Unesco World Heritage Site

Maulbronn Monastery

Maulbronn Monastery, monastery wall and farmyard. Image: Staatliche Schlösser und Gärten Baden-Württemberg, Günther Bayerl
COOKING FOR MONKS, GUESTS AND SERVANTS

THE KITCHENS

A monastery the size of Maulbronn and the diversity of people living there required multiple kitchens and equipment. Monks' meals were prepared within the hermitage, while guests' and servants' meals were prepared in separate kitchens.

Medieval bakery. Image: Wikipedia, public

Baking was done in the farmyard bakery.

DIFFERENT KITCHENS

A strict daily routine and fixed mealtimes meant that the kitchens needed to provide a great number of meals in a very short window. They also depended on the ready supply of fresh water and needed to be located somewhere where waste water could be discharged. The monastery kitchen at the cloister cooked for the monks in the refectories. The infirmary kitchen supplied those who were ill as well as those in the abbey. An additional kitchen area was responsible for feeding monastery guests.

The monks' refectory at Maulbronn Monastery. Image: Staatliche Schlösser und Gärten Baden-Württemberg, Günther Bayerl
The lay refectory at Maulbronn Monastery. Image: Regierungspräsidium Stuttgart, Landesamt für Denkmalpflege, Bernd Hausner

The kitchen hatches in the monks' and lay refectories have survived.

MONASTERY KITCHEN

The monastery kitchen was located in the north wing of the hermitage, between both refectories. It could not be accessed from either dining hall, but could be entered through the cloister. Kitchen hatches on the west wall of the monks' refectory and he east wall of the lay refectory have survived. As typically seen in monasteries, the monastery kitchen was situated diagonally to the sanctuary. This was to keep smoke from the hearths and disruptive smells as far away as possible from the holy site where mass was held.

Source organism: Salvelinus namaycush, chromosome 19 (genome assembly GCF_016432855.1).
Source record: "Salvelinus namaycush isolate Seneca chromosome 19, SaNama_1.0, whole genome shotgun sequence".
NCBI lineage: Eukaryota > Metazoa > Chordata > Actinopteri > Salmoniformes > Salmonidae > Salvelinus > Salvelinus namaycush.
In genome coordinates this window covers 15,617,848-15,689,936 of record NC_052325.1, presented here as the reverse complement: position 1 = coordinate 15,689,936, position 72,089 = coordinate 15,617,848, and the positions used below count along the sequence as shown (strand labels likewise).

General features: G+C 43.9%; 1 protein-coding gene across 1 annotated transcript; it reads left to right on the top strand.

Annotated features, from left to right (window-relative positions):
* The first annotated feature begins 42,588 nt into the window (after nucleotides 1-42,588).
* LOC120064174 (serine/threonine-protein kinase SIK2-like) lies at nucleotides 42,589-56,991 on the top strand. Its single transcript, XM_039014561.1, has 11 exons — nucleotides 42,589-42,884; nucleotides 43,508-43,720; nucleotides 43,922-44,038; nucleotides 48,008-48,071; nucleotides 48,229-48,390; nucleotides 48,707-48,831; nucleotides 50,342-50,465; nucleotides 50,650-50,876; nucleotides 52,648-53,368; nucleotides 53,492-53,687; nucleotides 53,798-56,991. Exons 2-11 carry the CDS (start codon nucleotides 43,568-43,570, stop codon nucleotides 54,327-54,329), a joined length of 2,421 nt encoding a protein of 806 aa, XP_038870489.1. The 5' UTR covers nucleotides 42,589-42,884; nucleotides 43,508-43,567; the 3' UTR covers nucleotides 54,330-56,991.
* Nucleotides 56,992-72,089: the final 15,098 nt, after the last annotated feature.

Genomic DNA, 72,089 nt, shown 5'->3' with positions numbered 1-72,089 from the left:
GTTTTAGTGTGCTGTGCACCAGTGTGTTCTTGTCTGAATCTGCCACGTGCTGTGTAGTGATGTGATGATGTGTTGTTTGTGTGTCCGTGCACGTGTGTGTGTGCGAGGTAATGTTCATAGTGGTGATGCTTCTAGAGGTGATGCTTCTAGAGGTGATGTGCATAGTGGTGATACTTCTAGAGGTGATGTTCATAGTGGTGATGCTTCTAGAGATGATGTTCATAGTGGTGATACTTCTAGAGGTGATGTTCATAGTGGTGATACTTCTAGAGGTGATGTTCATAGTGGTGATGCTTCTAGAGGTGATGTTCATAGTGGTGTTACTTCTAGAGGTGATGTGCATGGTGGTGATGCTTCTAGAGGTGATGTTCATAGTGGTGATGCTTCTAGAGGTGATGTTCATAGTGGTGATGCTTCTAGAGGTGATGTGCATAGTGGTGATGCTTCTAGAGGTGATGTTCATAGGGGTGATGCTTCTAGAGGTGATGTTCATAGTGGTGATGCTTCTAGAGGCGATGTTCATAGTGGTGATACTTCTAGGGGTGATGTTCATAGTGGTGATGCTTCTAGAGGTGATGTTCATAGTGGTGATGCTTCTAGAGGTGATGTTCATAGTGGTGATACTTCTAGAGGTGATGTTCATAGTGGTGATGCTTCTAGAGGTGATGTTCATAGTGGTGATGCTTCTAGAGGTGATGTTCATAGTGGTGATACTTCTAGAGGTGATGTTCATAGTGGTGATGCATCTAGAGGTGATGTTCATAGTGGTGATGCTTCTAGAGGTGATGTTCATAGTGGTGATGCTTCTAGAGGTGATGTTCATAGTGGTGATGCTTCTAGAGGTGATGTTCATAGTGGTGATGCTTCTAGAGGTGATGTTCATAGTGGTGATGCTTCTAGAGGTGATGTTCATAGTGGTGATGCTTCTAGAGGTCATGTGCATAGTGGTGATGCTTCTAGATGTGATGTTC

Maulbronn Monastery, baker's house and bakery. Image: Staatliche Schlösser und Gärten Baden-Württemberg, Günther Bayerl

Kitchen and bakery were located in the farmyard.

COOKING AND BAKING AT THE MONASTERY

The monastery kitchen between the refectories did not provide everyone in the monastery with food. The infirmary, located in the eastern part of the hermitage, had its own kitchen, which may also have supplied the abbey. Because kitchens had open fires in their hearths and thus represented a fire risk to the monastery, these kitchens were designed as separate buildings. For example, Maulbronn had its own bakery, with an attached mill, in the farmyard.

Maulbronn Monastery, the Frühmesserhaus. Image: Staatliche Schlösser und Gärten Baden-Württemberg, Julia Haseloff
Maulbronn Monastery, fireplace in the Frühmesserhaus. Image: Staatliche Schlösser und Gärten Baden-Württemberg, Julia Haseloff

The Frühmesserhaus with its large chimney may have once been a guest kitchen.

THE FIREPLACE IN THE FRÜHMESSERHAUS

The Frühmesserhaus is located in the western part of the monastery complex. The small building was attached to the west monastery gate. The interior is divided into two rooms: one narrow, with a wide-arched entryway, and one taller and wider with a large open fireplace. It is possible that meals for the nearby guest house, where monastery guests stayed, were prepared here.

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